When you need a book to be a security blanket, as I did this week, you could do well to turn to the work of D E Stevenson.
This isn’t her best book; it isn’t a book that would stand up to very much scrutiny; but it is mid 20th century romantic fiction done rather well.
Katherine Wentworth was a young widow, living in Edinburgh in the most genteel kind of poverty, and bringing up a teenage stepson and two young twins. She missed her husband terribly, but she knew that he would have wanted her to carry on and to make a happy home for their family, and she knew that was the very best thing for her to do with her life.
She did well, and I found that I liked Katherine and her family – her sensible step-son, and her adorable twins – very much.
Over the course of one spring and summer a great deal happened.
Katherine met Zilla, an old school-friend. She was surprised at how delighted Zilla was to see her, as they hadn’t been close at all; and as she saw more of her she was disappointed that Zilla didn’t appreciate that lifestyle and choices that her wealth gave her, or the lovely home that she shared with her brother. That brother became a good, supportive friend to Katherine, and he clearly enjoyed visiting a family home, forming a lovely relationship with her children along the way.
When Simon, Katherine’s step-son, came home from school for the holidays received an invitation from his father’s family. Katherine was concerned, because though her husband had said little about his family she knew that he had not come from a happy home and that he had never had any thought of building bridges. She and Simom talked about that, and they decided that they would go as a family, leaving the twins with her aunt.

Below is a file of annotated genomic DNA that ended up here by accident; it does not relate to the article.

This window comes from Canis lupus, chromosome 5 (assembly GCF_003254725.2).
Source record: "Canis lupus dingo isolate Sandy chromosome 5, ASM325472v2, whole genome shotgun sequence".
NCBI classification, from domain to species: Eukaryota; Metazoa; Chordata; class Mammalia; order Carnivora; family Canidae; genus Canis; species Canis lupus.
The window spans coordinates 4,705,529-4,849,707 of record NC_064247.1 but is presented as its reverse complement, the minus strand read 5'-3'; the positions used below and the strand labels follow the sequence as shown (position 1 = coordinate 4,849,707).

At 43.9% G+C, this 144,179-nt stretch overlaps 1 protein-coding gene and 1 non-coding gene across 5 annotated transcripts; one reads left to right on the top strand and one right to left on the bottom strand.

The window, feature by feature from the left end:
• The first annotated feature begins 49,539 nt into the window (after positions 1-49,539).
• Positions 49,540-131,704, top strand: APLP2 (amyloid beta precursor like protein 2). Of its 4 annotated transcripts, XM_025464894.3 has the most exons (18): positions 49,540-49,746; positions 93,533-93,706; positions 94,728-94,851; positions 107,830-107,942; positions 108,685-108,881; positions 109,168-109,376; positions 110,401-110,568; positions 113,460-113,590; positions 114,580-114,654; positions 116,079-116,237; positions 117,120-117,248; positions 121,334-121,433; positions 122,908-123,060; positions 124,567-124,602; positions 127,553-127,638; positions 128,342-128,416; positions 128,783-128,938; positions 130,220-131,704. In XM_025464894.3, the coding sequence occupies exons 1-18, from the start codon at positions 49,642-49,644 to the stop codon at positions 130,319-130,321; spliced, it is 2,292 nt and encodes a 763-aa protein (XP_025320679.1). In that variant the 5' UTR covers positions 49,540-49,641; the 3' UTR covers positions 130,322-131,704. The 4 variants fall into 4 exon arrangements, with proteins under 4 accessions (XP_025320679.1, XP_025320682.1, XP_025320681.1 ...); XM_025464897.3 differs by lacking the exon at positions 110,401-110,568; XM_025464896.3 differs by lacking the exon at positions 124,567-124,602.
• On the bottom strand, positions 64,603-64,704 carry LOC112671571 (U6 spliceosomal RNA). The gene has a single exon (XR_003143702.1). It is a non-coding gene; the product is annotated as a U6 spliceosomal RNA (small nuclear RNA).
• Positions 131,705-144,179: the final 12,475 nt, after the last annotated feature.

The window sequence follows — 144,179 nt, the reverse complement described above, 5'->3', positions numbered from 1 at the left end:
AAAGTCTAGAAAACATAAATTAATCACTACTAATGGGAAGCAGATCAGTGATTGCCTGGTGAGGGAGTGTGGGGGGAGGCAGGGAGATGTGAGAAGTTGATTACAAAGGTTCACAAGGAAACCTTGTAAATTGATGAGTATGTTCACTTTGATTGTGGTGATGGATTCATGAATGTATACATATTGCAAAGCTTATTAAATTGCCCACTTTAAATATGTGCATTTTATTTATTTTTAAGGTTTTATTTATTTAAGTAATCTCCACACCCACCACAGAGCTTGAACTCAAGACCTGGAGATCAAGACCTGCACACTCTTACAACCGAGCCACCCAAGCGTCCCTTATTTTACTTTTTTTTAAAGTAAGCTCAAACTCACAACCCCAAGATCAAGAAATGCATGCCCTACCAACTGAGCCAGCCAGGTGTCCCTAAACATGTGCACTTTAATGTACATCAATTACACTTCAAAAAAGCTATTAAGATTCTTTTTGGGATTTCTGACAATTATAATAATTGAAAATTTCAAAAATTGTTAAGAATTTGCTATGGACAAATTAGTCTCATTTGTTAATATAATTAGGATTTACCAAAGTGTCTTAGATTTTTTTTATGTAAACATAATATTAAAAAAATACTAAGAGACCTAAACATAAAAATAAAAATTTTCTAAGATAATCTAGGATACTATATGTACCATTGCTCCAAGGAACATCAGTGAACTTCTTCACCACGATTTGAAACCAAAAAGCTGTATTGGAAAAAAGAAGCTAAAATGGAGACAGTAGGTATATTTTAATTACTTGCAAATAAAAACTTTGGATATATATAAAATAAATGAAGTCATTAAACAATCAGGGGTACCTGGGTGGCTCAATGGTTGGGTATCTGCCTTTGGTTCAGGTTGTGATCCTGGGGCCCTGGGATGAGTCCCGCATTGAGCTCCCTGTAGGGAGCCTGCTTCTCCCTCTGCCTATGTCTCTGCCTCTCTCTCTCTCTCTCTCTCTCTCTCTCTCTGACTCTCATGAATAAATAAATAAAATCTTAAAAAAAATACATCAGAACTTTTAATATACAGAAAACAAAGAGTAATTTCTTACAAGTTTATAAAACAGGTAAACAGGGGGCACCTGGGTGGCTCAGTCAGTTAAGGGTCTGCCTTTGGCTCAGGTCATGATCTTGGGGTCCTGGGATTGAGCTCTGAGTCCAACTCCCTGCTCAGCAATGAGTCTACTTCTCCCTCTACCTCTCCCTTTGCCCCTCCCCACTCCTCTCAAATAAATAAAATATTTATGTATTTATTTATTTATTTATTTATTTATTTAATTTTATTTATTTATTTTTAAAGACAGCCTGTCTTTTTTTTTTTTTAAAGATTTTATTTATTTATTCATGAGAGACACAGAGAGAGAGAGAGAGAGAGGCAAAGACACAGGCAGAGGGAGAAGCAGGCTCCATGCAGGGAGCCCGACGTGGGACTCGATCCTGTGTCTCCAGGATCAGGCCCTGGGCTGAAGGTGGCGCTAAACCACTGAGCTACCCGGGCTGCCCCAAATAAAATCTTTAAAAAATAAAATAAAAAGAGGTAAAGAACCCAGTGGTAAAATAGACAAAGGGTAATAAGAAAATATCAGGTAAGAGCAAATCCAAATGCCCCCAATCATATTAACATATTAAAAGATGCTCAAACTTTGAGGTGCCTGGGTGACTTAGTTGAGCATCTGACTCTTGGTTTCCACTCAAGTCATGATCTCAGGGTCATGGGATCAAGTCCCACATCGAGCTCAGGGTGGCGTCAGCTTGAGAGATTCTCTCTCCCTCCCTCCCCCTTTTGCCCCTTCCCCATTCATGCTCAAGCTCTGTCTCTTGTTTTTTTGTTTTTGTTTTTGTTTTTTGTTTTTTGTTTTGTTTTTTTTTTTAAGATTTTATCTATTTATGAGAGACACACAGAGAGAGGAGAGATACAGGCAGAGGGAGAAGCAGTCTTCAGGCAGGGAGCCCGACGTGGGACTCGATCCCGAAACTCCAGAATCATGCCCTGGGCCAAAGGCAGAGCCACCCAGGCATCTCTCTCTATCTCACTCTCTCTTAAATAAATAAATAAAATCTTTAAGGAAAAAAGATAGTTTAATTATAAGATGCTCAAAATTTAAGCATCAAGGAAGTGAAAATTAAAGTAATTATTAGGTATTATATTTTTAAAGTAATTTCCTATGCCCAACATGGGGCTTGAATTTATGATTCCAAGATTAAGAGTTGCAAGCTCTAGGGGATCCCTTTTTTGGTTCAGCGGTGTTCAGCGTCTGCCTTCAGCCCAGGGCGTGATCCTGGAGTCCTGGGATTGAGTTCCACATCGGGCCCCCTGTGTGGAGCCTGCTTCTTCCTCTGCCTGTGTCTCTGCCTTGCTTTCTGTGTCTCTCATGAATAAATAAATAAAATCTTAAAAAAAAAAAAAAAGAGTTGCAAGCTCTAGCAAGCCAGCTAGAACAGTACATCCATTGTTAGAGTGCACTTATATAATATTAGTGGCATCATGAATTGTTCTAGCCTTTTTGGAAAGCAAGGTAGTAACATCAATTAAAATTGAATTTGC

After what happened there, Katherine was glad that seized the chance of a family holiday, in a cottage in the Highlands. It was idyllic, her twins, Daisy and Denis, were in their element, and their mother loved seeing the enjoying themselves, as well as enjoying her own escape.
But, of course, real life – the good things and the bad things – caught up with Katherine, allowing things to be tied up nicely and the story to reach the conclusion that I had been expecting from the start.
That ending was a little rushed but it was a very good ending; a proper conclusion but plenty of potential for a sequel.
The story is predictable. I correctly predicted how each character’s storyline would play out as soon as they appeared; and I spotted so any familiar elements that appear in so many of D E Stevenson’s works.
But the emotions were real, and they rang very true. D E Stevenson was very good at emotions, and at families, and at places.
Storylines and character’s fates played out exactly as I wanted them too, but there was just enough depth to the story to make it interesting; and I have to admit that I rather like this idealised era when the war was long ago, the modern age was far ahead, and the world was so much simpler and nicer.
Some of the characterisation is less than subtle; and the parts of the story that deal with bad behaviour and mental health suggest that D E Stevenson had little experience of that side of life and didn’t do much in the way of research.
I’m inclined to think that she sailed blithely past those things because she liked Katherine and her family, and because she wanted to reached the Highland setting that she so clearly loved.
That allowed me to do just the same; and I have to say that this was a definite case of the right book at the right time.